The first act would have you believe his Major Marquis Warren is merely a supporting character, as Jackson has been in nearly every Tarantino outing. But the film begins on his stark figure amid the big snow-covered world; his coat, lined with an eye-catching stripe of yellow, marks him as a standout from the get-go. By the completion of the aforementioned monologue, audiences realize this is an ensemble piece, sure, but it’s Jackson’s big moment. He channels his badass persona into an epic speech, cracking out a charismatic yet crooked smile with restraint, accenting his most sinister barbs. “A black man in white hell” — as one chapter heading proclaims him — Marquis may sit silent during parts of the film, but Jacksons presence is never forgotten, his eyes so alive that they pull focus from his co-stars without trying. And then, in a big and bloody finale, he laces in comedy, pathos and exasperation with wild-eyed stares, howls and biting one-liners.
So, all in all, the performances are fantastic. However, the movie itself left me unsatisfied. Why? First off, a minor complaint I have is its waste of 70mm film. Filmmakers often employ this aspect ratio — twice as wide as a standard movie — to establish massive landscapes, underlying the horrible peril of the small human lost in its clutches. (Think “Lawrence of Arabia” or “2001: A Space Odyssey.”) Or, it’s used as a means to allow for grander action spectacle, be it the dance numbers of “West Side Story” or the chariot races of “Ben Hur.” Yet most of “The Hateful Eight” takes place in a one-room shack with no action sequences that make memorable use of the luxurious frame. Sure, there’s an execution scene among outstretched hills thick with snow that’s positively striking in this format, but overall, I was disappointed after so much hubbub over Tarantino’s use of 70mm. More vexing, Tarantino’s lust for language, coarse whimsy and sensational violence is crudely integrated into his ambitious thriller.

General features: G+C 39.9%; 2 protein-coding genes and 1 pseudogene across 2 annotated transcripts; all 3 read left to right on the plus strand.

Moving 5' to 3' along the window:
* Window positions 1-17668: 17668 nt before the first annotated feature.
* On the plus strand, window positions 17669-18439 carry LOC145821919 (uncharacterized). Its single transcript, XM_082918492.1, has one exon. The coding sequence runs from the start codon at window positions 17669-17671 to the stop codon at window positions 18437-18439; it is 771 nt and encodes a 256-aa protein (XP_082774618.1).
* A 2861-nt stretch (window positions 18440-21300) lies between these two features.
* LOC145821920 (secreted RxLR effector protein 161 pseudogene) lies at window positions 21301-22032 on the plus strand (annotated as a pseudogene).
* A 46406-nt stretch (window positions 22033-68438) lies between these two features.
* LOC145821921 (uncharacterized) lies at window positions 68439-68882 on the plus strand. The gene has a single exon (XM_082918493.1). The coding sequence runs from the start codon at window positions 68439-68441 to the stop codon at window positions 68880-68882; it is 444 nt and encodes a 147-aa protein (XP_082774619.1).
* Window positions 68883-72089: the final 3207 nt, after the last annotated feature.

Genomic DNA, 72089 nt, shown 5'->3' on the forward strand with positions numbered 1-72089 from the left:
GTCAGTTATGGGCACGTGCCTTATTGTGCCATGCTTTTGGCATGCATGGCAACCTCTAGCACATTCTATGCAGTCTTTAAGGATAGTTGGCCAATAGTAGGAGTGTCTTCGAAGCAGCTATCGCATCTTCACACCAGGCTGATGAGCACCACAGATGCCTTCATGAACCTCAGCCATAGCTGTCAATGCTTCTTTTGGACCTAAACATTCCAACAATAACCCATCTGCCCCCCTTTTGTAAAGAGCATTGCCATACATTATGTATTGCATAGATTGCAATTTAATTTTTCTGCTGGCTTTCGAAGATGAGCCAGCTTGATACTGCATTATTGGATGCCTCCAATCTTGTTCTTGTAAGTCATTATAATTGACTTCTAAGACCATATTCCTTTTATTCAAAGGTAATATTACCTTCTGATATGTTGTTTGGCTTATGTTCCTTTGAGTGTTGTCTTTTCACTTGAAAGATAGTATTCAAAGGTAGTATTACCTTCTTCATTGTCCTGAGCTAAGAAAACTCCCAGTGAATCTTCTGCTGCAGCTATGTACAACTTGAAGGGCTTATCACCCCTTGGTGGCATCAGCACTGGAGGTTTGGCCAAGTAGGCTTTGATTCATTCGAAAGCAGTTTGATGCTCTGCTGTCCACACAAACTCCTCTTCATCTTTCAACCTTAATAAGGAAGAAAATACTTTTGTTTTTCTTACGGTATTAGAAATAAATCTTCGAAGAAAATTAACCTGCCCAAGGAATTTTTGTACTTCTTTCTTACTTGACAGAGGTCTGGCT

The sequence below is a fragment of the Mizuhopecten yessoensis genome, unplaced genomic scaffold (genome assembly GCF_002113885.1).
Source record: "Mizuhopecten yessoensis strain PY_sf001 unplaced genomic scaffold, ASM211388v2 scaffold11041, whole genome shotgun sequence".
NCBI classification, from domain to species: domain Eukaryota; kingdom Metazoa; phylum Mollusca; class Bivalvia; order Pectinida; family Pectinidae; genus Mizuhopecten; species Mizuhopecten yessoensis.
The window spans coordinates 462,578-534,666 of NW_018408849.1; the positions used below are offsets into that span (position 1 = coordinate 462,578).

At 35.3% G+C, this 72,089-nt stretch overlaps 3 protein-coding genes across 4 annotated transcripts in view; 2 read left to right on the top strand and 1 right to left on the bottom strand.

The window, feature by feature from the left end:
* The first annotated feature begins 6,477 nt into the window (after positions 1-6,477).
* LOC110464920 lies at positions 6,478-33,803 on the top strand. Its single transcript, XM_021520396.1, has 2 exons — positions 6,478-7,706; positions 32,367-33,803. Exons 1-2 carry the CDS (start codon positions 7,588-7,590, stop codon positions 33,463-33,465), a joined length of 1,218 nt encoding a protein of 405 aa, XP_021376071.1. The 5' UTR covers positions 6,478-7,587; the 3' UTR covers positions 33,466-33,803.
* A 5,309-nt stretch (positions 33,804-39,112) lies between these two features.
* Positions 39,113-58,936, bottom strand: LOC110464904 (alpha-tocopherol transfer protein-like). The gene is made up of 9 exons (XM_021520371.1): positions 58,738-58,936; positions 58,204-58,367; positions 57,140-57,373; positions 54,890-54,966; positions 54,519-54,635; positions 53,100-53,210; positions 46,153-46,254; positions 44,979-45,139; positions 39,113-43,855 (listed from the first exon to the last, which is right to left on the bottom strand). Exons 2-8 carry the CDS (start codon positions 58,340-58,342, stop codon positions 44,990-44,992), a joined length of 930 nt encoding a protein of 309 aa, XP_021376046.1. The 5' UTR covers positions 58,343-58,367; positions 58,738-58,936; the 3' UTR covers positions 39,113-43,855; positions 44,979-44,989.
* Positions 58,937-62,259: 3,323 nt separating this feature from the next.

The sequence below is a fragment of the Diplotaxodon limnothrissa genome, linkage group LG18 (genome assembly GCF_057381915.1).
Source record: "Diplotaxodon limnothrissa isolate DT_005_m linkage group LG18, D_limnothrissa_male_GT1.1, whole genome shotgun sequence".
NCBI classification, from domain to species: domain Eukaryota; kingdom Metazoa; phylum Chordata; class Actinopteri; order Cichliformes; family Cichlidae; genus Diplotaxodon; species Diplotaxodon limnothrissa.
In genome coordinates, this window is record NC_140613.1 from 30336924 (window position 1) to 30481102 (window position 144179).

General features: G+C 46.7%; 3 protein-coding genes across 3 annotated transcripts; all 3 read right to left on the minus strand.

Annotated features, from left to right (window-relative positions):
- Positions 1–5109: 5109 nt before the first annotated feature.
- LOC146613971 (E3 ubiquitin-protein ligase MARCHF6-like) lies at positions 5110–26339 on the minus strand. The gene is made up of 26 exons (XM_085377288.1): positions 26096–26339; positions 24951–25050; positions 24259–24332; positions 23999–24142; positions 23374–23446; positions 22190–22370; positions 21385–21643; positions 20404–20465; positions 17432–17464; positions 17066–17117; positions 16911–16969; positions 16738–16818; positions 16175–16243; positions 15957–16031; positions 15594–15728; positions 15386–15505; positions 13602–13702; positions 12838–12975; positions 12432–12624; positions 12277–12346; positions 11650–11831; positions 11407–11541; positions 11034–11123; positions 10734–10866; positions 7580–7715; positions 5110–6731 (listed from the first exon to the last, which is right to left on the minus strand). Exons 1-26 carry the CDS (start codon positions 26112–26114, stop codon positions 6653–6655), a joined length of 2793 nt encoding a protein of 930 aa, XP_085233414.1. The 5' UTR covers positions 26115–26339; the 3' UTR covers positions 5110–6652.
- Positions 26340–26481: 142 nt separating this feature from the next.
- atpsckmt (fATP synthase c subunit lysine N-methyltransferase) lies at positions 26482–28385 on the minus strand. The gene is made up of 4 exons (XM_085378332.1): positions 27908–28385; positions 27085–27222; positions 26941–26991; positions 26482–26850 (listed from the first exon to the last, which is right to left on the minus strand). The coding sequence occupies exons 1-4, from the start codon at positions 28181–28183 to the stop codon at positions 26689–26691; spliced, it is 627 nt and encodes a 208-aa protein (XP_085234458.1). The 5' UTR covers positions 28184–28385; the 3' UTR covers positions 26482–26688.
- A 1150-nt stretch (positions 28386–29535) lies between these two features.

I saw the film complete with an intermission that lasted 12 minutes. Tarantino set sup a darkly comic and dangerous mystery, then punctuates the act break with a gruesome plot point. During this intermission, I reveled in Ennio Morricone acclaimed score, and counted the minutes before “The Hateful Eight’s” sure-to-be fantastic second half. But when Tarantino dives back in, he does so with a bizarre flourish. Out of nowhere, here’s a narrator, jaunty in tone, informing us we may have missed something in that last scene. So his voiceover takes us back, talking us through a key development.
It feels like Tarantino does Wes Anderson, which is jarring to say the least. And this off-kilter sensation is only enhanced by the abrupt spiral into midnight movie-style violence. Basically, these two halves are painfully disjointed, which left me considering at the closing credits whether I actually liked “The Hateful Eight.” I mean, the first half is stupendous, funny and intense, but the second half made me feel like I’d walked back into the wrong theater.
All the same, Tarantino devotees have reason to rejoice. “The Hateful Eight” is dizzyingly uneven, yet still so full of style, spectacle and superb performances it’s well worth its journey.
“The Hateful Eight” opens Dec. 25 in limited release, and wider on Jan. 1.